North Korea (DPRK) surprised me in many ways, like I have said before, so it stands to reason that the food was surprising as well. Meaning, for the tourist, there was abundance of food, served in style – in elaborate cutlery, by well dressed and beautiful, stiff faced women – all in rooms large enough to be ballrooms.
Well, before they went bankrupt, DPRK enjoyed a certain standing in Asia, but afterwards they became the ridicule of the western media. Sadly the people in North Korea still believe that the famine which killed millions, was somehow created by the west (read America). Food is rather scarce here, but like all things DPRK, they would insist on saying otherwise. Hence this “vulgar” display of excesses.
Knowing all this, it was hard to sit down to such elaborate meals, because, really it was hard to eat it all and wasting food seemed like a sin here.
Lunch in Kaesong – with the ever present cabbage.
Sweetmeat (dog meat) is served at restaurants on special order. My dog-soup cost EUR 5
All the ingredients for a hot pot – another special for tourists.
Kimchi and rice dumpling. Kimchi is the national dish of DPRK. Although it might seem that there is a huge variety of food to be had, all this is really for the tourist. The locals stick to what is provided through the Public Distribution System (PDS) which is mostly rice and corn. Cabbage is widely eaten here and also stored to be used in the off season – hence your Kimchi.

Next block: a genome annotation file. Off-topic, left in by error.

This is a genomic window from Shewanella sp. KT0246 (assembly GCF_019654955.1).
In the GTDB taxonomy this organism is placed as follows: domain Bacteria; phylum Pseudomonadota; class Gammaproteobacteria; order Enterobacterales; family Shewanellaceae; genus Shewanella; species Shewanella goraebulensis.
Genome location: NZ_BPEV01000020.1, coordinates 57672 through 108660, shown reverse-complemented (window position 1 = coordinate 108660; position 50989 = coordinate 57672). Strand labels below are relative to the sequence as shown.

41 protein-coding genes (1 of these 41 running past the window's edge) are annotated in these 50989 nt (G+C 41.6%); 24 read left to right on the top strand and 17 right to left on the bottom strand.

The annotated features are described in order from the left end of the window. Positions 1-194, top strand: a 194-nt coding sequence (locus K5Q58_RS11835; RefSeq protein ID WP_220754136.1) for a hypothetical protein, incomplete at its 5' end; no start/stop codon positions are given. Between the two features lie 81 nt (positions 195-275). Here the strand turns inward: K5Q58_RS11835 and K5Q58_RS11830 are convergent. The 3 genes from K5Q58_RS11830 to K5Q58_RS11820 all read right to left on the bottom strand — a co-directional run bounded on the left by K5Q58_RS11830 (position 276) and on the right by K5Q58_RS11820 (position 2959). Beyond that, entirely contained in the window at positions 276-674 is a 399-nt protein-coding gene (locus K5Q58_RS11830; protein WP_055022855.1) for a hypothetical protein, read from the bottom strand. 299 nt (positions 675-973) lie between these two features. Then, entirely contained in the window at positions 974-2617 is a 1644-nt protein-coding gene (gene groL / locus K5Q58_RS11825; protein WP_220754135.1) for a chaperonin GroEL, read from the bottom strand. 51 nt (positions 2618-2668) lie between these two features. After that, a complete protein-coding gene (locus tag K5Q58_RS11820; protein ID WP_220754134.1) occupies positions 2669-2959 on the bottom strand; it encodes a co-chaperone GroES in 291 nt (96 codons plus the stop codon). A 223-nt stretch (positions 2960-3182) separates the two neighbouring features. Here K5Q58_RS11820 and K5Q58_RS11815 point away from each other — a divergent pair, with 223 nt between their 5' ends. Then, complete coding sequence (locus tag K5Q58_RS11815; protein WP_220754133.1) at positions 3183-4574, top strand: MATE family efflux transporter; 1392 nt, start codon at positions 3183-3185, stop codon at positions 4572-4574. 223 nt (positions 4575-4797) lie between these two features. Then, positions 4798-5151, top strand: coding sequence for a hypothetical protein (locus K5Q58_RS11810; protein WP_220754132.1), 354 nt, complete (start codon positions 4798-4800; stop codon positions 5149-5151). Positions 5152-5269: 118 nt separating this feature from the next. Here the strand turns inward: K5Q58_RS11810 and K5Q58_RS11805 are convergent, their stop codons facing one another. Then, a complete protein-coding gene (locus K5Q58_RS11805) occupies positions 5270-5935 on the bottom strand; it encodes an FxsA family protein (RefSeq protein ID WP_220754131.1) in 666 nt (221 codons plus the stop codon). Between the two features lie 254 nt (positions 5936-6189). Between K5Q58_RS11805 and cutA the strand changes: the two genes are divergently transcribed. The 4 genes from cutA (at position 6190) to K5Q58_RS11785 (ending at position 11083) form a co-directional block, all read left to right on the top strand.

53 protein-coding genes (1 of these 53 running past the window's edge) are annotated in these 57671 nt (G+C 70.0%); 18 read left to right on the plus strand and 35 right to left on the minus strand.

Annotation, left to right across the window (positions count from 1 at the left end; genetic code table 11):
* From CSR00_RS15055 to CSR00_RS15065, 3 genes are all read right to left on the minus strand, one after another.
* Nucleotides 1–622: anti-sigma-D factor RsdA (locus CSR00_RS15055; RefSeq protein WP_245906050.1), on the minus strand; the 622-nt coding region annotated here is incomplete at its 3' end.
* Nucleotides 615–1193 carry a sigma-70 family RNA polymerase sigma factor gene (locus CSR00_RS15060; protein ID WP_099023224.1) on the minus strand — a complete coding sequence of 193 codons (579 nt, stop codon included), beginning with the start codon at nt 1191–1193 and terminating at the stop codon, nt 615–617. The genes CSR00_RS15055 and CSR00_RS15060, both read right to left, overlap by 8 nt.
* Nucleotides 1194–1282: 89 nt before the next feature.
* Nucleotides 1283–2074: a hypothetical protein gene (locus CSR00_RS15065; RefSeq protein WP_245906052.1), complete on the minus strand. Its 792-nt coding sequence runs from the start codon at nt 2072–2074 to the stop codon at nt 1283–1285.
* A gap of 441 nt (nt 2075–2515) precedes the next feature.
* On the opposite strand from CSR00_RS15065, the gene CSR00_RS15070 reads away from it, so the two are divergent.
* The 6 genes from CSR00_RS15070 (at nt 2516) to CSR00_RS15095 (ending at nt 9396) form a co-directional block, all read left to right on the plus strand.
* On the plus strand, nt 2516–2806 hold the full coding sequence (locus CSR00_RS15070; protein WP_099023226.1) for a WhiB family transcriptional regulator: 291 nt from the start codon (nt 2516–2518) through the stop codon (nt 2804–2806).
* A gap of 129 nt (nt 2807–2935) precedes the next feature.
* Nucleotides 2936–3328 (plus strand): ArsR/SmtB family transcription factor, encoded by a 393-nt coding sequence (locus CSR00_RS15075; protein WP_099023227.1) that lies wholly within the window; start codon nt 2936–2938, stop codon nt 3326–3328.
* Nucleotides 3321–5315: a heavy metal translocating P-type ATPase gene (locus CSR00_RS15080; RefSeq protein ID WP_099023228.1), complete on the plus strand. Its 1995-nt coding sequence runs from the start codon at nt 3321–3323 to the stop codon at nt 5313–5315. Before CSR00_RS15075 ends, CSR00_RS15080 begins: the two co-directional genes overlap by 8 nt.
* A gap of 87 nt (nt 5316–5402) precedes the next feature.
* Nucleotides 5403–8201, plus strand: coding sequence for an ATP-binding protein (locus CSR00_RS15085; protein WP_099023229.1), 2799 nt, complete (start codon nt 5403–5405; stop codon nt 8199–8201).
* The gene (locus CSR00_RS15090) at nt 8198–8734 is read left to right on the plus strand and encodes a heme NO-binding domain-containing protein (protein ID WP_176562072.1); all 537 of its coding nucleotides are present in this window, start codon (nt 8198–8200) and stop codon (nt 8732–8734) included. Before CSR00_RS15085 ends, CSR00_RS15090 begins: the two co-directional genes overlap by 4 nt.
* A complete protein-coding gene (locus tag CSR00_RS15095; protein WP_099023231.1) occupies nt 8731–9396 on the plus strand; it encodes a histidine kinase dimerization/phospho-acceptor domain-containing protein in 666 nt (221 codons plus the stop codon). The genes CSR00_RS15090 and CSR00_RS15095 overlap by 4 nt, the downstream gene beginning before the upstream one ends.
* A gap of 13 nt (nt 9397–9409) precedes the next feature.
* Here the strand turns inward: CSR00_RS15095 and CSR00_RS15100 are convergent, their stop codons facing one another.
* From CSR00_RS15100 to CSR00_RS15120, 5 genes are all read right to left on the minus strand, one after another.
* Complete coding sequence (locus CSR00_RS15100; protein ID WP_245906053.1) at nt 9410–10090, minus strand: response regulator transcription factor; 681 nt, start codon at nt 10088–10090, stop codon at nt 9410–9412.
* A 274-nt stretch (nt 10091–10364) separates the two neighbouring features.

The dining halls in the hotels – remnants of glory long gone. It is kind of eerie to dine here.
Kimchi is pretty much eaten all through the year, along with rice. Vegetables commonly found include cabbage, carrot, potato. Although it is believed that people grow some vegetables in small patches of land surrounding their communal homes, such a practice is not encouraged.
Bibimbap – a Korean specialty (made of rice and assorted veggies and meat)
If you don’t let your opinion of DPRK cloud your culinary judgement and are able to put aside the emotions that tug your heartstrings when frail, white, unsmiling faces serve you, then you might actually enjoy the taste of Korean food.